Moses who gave Israel that bread. And then by what, with all reverence, may
still be designated a peculiarly Jewish turn of reasoning - such as only those
familiar with Jewish literature can fully appreciate (and which none but a
Jewish reporter would have inserted in his Gospel) - the Saviour makes quite
different, yet to them familiar, application of the manna. Moses had not given
it - his merits had not procured it - but His Father gave them the true bread
out of heaven. 'For,' as He explained, 'the bread of God is that24
which cometh down from heaven, and giveth life unto the world.' Again, this
very Rabbinic tradition, which described in such glowing language the wonders
of that manna, also further explained its other and real meaning to be, that if
Wisdom said, 'Eat of my bread and drink of my wine,'25
it indicated that the manna and the miraculous water-supply were the sequence
of Israel's receiving the Law and the Commandments26
- for the real bread from heaven was the Law.27
23. Targ. Pseudo Jon. on Deut. xxxiv. 8; Taan. 9 a.
24. Not as in the A.V. of ver. 33: 'He Which cometh down from heaven.' The alteration is most important in the argument as addressed to the Jews: the one they could understand and would admit, not so the other.
25. Prov. ix. 5.
26. Shem. R. 25.
27. Comp. Chag. 14 a.
28. In the Midrash on Eccl. ii. 24; iii. 12; viii. 15, we are told, that when in Ecclesiastes we read of eating and drinking, it always refers to the Law and good works.
It was an appeal which the Jews understood, and to which they
could not but respond. Yet the mood was brief. As Jesus, in answer to the
appeal that He would evermore give them this bread, once more directed them to
Himself - from works of men to the Works of God and to faith - the passing
gleam of spiritual hope had already died out, for they had seen Him and 'yet
did not believe.'
With these words of mingled sadness and judgment, Jesus turned
away from His questioners. The solemn sayings which now followed29
could not have been spoken to, and they would not have been understood by, the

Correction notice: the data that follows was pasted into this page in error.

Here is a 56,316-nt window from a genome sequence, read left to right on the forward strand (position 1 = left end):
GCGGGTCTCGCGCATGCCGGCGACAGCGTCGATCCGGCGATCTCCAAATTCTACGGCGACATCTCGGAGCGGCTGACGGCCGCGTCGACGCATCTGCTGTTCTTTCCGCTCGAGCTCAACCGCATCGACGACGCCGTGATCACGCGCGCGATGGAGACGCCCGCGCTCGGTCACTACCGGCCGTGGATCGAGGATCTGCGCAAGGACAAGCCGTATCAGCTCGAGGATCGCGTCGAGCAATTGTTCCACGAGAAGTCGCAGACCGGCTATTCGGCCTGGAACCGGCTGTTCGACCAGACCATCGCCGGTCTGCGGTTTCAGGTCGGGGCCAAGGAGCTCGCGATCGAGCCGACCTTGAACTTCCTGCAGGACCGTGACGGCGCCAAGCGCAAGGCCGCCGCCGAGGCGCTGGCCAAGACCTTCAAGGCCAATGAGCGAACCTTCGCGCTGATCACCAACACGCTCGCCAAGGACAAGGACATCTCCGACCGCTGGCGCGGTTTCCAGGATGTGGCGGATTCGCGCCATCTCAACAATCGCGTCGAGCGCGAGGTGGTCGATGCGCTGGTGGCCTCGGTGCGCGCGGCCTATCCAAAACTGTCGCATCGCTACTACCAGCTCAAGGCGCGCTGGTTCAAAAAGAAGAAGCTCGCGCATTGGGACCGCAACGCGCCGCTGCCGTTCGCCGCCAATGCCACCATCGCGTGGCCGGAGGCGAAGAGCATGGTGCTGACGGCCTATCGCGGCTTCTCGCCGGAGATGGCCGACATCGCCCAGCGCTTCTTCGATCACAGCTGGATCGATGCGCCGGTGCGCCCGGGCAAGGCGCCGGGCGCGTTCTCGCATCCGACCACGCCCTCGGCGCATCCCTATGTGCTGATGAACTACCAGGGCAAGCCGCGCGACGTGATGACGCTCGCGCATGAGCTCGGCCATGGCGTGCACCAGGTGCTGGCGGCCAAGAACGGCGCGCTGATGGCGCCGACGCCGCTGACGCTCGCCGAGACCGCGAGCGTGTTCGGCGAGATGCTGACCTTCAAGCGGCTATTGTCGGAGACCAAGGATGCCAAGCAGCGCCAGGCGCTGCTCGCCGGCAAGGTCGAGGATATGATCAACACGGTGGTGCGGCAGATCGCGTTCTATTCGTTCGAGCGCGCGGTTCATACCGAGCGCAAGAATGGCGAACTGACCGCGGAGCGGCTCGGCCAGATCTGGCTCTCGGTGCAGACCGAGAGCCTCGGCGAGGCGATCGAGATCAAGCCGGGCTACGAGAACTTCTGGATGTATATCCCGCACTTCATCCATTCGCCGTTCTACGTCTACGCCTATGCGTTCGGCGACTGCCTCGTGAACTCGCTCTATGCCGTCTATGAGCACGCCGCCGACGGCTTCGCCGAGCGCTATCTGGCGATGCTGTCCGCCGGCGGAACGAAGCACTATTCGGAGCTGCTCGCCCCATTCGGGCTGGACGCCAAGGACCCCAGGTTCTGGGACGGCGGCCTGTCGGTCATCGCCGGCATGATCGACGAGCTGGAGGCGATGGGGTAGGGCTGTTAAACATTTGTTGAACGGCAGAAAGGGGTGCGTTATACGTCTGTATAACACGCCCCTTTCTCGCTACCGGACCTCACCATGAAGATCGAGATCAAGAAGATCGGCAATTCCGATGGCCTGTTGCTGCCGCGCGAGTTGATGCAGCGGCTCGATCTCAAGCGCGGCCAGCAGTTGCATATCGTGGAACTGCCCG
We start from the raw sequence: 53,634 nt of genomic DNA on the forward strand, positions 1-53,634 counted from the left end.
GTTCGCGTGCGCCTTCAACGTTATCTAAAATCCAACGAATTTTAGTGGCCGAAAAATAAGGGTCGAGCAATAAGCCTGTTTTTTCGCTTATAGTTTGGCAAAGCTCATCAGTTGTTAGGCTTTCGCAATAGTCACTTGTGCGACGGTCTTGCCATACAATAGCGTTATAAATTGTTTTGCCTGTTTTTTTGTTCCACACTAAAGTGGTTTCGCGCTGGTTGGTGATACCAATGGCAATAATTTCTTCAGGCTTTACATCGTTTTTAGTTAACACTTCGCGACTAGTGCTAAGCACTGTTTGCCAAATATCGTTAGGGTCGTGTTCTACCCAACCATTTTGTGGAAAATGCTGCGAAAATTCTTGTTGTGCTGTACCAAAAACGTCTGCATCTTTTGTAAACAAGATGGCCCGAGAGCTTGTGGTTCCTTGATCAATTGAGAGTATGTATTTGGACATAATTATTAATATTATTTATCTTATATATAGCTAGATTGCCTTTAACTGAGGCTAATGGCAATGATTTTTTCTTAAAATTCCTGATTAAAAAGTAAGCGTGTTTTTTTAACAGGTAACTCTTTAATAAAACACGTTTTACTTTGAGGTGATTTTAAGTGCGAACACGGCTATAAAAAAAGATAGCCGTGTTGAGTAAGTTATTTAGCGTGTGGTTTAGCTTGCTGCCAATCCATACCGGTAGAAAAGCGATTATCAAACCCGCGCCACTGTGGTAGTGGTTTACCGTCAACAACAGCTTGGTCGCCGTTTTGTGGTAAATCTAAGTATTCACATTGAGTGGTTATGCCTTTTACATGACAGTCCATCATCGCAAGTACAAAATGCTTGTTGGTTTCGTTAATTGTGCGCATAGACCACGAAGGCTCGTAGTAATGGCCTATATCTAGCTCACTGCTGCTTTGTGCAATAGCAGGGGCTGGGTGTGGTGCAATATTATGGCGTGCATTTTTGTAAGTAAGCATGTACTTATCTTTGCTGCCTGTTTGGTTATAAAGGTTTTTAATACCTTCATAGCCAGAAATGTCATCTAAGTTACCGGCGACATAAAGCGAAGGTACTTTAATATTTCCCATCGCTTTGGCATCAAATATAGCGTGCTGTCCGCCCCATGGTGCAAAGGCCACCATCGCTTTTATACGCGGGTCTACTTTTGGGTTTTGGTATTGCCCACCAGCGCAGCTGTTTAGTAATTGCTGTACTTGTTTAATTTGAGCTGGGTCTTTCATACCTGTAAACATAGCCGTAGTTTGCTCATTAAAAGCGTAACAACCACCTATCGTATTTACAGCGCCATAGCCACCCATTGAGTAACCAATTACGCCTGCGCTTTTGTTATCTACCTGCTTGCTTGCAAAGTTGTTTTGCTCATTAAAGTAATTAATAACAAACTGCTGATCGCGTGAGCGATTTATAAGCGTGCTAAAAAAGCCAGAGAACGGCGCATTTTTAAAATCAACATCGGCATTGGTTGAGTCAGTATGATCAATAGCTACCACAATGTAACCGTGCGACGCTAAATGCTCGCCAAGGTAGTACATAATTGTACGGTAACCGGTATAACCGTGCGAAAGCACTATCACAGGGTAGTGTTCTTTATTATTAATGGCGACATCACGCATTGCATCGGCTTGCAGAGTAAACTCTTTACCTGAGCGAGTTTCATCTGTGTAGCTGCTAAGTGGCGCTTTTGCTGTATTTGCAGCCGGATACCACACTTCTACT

multitude. And accordingly we find that, when the conversation of the Jews is
once more introduced,30
it takes up the thread where it had been broken off, when Jesus spake of
Himself as the Bread Which had come down from heaven. Had they heard what, in
our view, Jesus spake only to His disciples, their objections would have been
to more than merely the incongruity of Christ's claim to have come down from
29. St. John vi. 37-40.
30. ver. 41.
31. After having arrived at this conclusion, I find that Canon Westcott has expressed the same views, and I rejoice in being fortified by so great an authority.
3. Regarding these words of Christ, then, as addressed to the
disciples, there is really nothing in them beyond their standpoint, though they
open views of the far horizon. They had the experience of the raising of the
young man at Nain, and there, at Capernaum, of Jairus' daughter. Besides,
believing that Jesus was the Messiah, it might perhaps not be quite
strange nor new to them as Jews - although not commonly received - that He
would at the end of the world raise the pious dead.32
Indeed, one of the names given to the Messiah - that of Yinnon,
according to Ps. lxxii. 1733
- has by some been derived from this very expectancy.34
Again, He had said, that it was not any Law, but His Person, that was the bread
which came down from heaven, and gave life, not to Jews only, but unto the
world - and they had seen Him and believed not. But none the less would the
loving purpose of God be accomplished in the totality of His true people, and